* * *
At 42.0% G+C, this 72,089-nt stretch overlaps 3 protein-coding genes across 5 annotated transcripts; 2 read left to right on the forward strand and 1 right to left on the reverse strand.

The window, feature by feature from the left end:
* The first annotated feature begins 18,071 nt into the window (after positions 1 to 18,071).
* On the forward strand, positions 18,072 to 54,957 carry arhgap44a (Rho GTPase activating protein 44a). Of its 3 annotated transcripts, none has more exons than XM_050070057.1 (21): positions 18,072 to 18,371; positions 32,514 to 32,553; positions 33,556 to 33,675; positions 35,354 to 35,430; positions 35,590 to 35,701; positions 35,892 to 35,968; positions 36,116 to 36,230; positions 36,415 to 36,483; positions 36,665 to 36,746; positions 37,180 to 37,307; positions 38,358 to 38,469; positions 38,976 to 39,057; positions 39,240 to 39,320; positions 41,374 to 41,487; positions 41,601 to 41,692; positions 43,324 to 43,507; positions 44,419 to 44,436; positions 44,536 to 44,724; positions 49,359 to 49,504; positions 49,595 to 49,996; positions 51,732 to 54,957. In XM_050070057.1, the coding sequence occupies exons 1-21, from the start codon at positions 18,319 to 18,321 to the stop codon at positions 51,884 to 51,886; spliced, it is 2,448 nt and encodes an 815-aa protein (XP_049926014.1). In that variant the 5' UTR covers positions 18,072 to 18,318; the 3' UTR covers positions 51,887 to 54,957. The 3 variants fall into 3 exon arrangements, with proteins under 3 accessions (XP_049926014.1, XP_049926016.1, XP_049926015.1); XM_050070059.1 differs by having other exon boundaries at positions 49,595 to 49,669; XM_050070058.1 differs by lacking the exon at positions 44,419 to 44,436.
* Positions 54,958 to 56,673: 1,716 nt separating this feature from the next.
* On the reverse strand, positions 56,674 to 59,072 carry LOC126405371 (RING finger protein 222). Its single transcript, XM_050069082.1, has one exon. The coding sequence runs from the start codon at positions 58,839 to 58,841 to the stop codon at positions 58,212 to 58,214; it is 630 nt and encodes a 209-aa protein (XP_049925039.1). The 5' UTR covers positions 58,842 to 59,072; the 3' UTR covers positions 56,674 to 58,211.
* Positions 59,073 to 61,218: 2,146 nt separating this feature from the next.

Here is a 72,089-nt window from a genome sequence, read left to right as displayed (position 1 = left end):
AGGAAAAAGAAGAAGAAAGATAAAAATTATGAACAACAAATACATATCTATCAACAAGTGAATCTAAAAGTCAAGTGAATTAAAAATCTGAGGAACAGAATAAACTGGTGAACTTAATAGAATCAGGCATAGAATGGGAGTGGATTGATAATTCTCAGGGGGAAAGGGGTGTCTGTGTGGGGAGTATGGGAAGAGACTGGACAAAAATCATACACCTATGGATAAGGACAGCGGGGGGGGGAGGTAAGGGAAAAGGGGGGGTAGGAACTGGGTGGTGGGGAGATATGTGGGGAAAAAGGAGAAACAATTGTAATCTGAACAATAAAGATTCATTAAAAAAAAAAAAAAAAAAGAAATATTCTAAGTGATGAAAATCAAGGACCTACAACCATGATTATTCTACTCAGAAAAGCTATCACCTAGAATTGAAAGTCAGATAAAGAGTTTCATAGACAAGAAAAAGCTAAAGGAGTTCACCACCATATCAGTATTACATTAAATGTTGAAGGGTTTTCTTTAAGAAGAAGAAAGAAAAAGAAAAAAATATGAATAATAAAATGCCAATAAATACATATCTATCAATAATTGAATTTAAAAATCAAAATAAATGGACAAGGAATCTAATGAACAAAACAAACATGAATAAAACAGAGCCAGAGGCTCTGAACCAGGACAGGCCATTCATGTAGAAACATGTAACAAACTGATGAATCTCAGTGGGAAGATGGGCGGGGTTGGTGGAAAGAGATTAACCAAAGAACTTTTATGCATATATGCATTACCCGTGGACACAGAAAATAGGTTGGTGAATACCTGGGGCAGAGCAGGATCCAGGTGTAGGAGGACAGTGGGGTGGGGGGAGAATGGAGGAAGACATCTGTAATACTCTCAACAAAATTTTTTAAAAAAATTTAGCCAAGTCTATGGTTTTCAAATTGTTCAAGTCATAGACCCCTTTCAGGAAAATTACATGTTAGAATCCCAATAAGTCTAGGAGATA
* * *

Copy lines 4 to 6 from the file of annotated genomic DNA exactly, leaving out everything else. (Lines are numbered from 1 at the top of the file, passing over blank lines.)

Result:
* On the forward strand, positions 18,072 to 54,957 carry arhgap44a (Rho GTPase activating protein 44a). Of its 3 annotated transcripts, none has more exons than XM_050070057.1 (21): positions 18,072 to 18,371; positions 32,514 to 32,553; positions 33,556 to 33,675; positions 35,354 to 35,430; positions 35,590 to 35,701; positions 35,892 to 35,968; positions 36,116 to 36,230; positions 36,415 to 36,483; positions 36,665 to 36,746; positions 37,180 to 37,307; positions 38,358 to 38,469; positions 38,976 to 39,057; positions 39,240 to 39,320; positions 41,374 to 41,487; positions 41,601 to 41,692; positions 43,324 to 43,507; positions 44,419 to 44,436; positions 44,536 to 44,724; positions 49,359 to 49,504; positions 49,595 to 49,996; positions 51,732 to 54,957. In XM_050070057.1, the coding sequence occupies exons 1-21, from the start codon at positions 18,319 to 18,321 to the stop codon at positions 51,884 to 51,886; spliced, it is 2,448 nt and encodes an 815-aa protein (XP_049926014.1). In that variant the 5' UTR covers positions 18,072 to 18,318; the 3' UTR covers positions 51,887 to 54,957. The 3 variants fall into 3 exon arrangements, with proteins under 3 accessions (XP_049926014.1, XP_049926016.1, XP_049926015.1); XM_050070059.1 differs by having other exon boundaries at positions 49,595 to 49,669; XM_050070058.1 differs by lacking the exon at positions 44,419 to 44,436.
* Positions 54,958 to 56,673: 1,716 nt separating this feature from the next.
* On the reverse strand, positions 56,674 to 59,072 carry LOC126405371 (RING finger protein 222). Its single transcript, XM_050069082.1, has one exon. The coding sequence runs from the start codon at positions 58,839 to 58,841 to the stop codon at positions 58,212 to 58,214; it is 630 nt and encodes a 209-aa protein (XP_049925039.1). The 5' UTR covers positions 58,842 to 59,072; the 3' UTR covers positions 56,674 to 58,211.